Wilfrid Hyde-White was as charming and mischievous in real life as in My Fair Lady, remembers Simon Williams, his friend and co-star
A hundred years ago, two would-be actors – my father, Hugh Williams (1904-69), hotfoot from Haileybury, and Wilfrid Hyde-White (1903-91), just out of Marlborough, were new boys at RADA.
They became flatmates – and lifelong friends.
Forty-nine years later, when I rang Wilfrid to ask him if he’d do the address at my father’s memorial service, he answered wistfully, ‘Oh, my dear boy, I simply can’t – we shared a dinner jacket for three years at RADA’ (they had to take it in turns to go nightclubbing.)
Thereafter, he’d always send me a telegram on the anniversary of Dad’s death – sometimes with a racing tip.
As RADA students, during an elocution class they were made endlessly to repeat ‘hip-bath’ – a short sound and then a long one. Wilfrid dared Dad to substitute ‘toilet roll’, and they were both sent out of the room for giggling. Wilfrid claimed RADA taught him two things: ‘That I can’t act and it doesn’t matter.’
In any event, voice production was wasted on Wilfrid – he was famously inaudible, choosing to perfect a mumbling naturalistic delivery. His performance as Colonel Pickering in the film of My Fair Lady (1965) is a masterclass of muttering nonchalance. When he was doing The Reluctant Debutante with Celia Johnson, she told him, ‘The only time I can actually hear you, Wilfrid, is when I’m on stage and you’re chatting in the wings.’
The last thing he ever wanted was to be seen to be trying too hard. Naturalism was everything. I once heard him telling a director, ‘I’ve only got one performance, dear – two suits and one performance.’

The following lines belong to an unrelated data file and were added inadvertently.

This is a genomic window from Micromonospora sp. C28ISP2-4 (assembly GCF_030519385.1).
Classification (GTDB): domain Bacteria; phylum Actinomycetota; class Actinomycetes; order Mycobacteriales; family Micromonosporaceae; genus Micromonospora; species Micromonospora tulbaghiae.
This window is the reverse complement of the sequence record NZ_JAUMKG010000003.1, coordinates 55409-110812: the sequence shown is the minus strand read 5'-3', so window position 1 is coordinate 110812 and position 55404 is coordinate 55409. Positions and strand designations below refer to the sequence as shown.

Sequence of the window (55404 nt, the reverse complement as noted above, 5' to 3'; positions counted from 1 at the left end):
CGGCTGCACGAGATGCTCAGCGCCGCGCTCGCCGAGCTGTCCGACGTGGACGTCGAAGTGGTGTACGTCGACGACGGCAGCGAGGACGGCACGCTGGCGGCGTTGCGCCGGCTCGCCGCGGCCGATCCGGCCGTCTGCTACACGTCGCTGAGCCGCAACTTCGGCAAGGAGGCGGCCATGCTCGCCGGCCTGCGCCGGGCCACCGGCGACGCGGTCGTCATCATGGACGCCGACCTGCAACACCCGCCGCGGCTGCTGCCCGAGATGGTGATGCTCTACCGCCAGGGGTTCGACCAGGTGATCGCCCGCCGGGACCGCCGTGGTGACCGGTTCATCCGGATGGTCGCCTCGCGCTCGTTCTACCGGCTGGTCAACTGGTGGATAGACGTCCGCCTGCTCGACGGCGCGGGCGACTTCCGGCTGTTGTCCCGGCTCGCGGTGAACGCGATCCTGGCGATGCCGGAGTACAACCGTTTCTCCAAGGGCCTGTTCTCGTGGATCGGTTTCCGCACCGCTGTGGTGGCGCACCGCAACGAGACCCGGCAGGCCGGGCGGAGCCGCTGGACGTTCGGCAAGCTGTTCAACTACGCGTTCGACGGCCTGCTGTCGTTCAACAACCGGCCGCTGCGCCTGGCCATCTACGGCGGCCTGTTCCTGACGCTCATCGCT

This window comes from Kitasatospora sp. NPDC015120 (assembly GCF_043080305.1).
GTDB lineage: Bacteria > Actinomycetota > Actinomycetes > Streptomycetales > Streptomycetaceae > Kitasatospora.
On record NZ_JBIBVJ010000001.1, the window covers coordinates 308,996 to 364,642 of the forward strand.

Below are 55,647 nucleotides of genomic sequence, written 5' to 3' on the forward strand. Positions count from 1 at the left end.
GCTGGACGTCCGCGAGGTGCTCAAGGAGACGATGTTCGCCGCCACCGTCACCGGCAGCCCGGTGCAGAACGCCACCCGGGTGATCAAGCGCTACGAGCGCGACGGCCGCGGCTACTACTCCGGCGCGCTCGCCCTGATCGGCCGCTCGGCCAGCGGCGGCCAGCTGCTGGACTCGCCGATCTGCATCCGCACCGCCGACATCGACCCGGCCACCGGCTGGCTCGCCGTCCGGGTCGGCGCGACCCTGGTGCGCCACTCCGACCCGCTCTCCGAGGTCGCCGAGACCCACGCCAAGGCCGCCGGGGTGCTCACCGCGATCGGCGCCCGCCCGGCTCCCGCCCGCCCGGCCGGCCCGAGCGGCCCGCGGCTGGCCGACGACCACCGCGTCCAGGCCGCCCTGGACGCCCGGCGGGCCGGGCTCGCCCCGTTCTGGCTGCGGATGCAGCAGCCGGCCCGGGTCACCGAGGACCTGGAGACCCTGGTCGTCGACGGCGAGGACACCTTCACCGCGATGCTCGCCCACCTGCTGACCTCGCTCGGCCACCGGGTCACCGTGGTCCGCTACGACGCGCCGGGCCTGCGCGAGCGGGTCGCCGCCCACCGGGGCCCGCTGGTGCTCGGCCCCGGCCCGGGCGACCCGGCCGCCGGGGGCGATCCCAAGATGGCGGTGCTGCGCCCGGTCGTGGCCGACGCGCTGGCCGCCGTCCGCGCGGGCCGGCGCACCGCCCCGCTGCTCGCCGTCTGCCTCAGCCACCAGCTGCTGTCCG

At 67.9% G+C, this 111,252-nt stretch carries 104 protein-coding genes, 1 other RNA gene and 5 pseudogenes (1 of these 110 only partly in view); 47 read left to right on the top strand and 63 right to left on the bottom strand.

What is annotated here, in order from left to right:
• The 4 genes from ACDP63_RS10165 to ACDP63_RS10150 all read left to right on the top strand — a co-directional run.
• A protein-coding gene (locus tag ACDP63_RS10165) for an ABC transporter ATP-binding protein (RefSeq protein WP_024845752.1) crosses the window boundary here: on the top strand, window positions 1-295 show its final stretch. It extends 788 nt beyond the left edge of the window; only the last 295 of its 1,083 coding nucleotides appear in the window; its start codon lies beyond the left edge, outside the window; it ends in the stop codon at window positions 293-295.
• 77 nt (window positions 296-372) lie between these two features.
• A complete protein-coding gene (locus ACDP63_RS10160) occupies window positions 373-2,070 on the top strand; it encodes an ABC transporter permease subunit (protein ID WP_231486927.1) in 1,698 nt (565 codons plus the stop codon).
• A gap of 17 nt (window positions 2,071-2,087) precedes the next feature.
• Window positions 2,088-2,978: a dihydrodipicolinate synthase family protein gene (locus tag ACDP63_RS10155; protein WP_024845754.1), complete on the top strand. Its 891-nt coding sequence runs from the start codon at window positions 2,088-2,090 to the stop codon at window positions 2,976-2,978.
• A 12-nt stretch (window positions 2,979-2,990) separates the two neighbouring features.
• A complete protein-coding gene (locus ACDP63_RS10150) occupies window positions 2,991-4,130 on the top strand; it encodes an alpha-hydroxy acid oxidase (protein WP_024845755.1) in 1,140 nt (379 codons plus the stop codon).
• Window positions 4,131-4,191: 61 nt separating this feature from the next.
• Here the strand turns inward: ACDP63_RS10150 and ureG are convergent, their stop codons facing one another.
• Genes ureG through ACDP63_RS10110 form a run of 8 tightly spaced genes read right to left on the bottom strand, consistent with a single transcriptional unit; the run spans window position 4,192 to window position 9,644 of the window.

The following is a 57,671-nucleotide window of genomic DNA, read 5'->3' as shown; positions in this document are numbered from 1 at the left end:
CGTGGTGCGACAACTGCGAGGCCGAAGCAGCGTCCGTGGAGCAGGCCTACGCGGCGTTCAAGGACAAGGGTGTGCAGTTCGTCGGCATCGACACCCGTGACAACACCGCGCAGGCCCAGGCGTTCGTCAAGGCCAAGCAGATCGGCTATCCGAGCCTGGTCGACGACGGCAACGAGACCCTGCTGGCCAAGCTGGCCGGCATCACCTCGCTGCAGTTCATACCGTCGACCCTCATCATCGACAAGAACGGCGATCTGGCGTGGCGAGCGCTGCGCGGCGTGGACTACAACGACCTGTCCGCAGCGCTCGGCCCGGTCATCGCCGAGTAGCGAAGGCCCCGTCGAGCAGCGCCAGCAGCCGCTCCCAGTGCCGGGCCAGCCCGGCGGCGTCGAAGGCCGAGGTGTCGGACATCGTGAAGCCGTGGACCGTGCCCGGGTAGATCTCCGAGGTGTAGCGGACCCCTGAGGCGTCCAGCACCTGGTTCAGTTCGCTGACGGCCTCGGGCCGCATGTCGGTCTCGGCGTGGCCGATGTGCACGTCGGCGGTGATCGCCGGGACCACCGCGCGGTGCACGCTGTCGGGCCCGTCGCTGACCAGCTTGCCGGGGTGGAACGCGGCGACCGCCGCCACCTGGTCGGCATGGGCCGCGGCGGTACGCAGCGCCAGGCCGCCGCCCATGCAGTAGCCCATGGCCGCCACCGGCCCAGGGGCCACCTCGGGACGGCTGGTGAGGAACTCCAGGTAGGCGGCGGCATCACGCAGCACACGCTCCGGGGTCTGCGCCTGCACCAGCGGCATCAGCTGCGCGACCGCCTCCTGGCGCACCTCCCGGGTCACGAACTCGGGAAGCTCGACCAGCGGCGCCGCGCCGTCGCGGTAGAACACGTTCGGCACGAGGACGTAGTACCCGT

He was part of the golden years of drawing-room comedy, whose purpose was to reassure the middle classes that all was right with the world. Theatregoers loved his aura of complicity and mischief. Whenever Wilfrid made an entrance on stage as a West End star, he would acknowledge his round of applause with the genial smile of a host welcoming friends to a whist drive.
At one performance in the final days of a box-office flop, Wilfrid, sitting downstage, leant towards a woman in the front stalls and whispered, ‘Isn’t it an awful play?’
On stage, as in life, he was amazingly unhurried. Legend has it that it was in his contract that he wouldn’t do matinées during Goodwood week.
Dad and he both went to Hollywood. Dad came home because he refused to get his teeth capped. Wilfrid stayed because he loved the climate. In New York he was twice nominated for a Tony.
Through their careers, my father and Wilfrid took it in turns to be stony broke. They were both declared bankrupt by the Inland Revenue; Dad in the 1950s and Wilfrid in 1979. During Ascot week in 1940, Wilfrid wrote my father a poem:
‘He looked a million dollars and he had precisely one/ The jockeys’ names were in the frame and betting had begun.’
They were both blessed with long-suffering second wives who surrendered their careers to support them. Wilfrid married Ethel Drew in 1957. She was forever at his side as nanny-cum-roadie, always allowing him his eccentricities, if not actually encouraging them.